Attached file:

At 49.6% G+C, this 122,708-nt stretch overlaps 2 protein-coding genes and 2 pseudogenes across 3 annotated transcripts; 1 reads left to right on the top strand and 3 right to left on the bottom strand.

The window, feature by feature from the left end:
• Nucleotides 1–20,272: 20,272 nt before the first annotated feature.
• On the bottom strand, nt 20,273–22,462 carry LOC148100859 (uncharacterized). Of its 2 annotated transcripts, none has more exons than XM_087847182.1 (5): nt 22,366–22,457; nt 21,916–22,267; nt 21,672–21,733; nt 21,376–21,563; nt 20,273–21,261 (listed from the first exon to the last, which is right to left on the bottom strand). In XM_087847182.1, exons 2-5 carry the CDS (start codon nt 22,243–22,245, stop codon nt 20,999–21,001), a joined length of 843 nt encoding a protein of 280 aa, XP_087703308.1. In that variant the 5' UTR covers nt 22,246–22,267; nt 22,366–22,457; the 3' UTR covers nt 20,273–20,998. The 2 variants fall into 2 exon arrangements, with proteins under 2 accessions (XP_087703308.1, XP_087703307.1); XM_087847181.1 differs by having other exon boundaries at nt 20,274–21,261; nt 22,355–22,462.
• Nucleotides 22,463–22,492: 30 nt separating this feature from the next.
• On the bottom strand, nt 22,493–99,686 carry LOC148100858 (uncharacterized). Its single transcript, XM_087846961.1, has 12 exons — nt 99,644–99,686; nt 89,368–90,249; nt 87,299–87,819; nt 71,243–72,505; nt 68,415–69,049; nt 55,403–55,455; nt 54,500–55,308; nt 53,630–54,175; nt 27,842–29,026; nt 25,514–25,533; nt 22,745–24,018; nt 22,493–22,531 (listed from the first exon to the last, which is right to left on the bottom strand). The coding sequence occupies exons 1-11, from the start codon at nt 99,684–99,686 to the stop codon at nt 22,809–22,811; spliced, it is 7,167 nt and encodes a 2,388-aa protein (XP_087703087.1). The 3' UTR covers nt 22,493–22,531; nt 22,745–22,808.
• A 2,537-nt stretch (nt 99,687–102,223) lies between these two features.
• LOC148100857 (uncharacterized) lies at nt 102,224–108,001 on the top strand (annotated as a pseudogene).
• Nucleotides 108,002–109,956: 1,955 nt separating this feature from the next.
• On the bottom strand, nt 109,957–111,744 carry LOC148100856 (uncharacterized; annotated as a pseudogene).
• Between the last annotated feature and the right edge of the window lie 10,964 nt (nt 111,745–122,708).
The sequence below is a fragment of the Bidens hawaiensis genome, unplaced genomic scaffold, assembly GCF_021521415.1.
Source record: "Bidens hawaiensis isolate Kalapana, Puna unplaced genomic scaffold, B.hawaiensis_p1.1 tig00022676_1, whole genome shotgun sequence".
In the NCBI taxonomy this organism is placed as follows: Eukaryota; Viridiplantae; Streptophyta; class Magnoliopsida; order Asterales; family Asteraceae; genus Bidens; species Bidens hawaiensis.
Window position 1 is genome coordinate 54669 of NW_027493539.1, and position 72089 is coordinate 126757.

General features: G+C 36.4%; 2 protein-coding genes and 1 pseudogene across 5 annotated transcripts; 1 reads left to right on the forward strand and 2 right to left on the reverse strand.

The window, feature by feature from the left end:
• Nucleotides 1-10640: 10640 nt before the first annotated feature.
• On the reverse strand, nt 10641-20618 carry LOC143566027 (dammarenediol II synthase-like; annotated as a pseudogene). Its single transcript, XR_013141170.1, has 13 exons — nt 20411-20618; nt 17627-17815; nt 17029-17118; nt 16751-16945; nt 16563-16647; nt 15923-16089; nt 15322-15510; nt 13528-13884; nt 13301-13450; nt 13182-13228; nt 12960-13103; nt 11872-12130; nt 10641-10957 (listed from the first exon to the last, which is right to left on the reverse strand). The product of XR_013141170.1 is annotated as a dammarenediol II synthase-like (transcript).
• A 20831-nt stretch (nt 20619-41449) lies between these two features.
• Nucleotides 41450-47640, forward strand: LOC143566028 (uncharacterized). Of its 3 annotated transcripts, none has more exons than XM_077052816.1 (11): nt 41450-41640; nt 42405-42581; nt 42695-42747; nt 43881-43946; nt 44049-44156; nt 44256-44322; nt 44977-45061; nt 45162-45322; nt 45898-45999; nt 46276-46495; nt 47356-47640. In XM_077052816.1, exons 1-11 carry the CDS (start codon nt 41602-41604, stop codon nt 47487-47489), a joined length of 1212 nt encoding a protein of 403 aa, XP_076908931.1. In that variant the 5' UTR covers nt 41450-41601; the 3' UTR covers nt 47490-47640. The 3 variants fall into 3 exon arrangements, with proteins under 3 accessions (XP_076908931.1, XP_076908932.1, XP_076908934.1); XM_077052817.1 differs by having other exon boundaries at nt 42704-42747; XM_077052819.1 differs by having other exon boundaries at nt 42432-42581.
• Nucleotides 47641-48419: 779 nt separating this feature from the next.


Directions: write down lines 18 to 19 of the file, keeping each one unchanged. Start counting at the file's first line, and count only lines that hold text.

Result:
• Nucleotides 1-10640: 10640 nt before the first annotated feature.
• On the reverse strand, nt 10641-20618 carry LOC143566027 (dammarenediol II synthase-like; annotated as a pseudogene). Its single transcript, XR_013141170.1, has 13 exons — nt 20411-20618; nt 17627-17815; nt 17029-17118; nt 16751-16945; nt 16563-16647; nt 15923-16089; nt 15322-15510; nt 13528-13884; nt 13301-13450; nt 13182-13228; nt 12960-13103; nt 11872-12130; nt 10641-10957 (listed from the first exon to the last, which is right to left on the reverse strand). The product of XR_013141170.1 is annotated as a dammarenediol II synthase-like (transcript).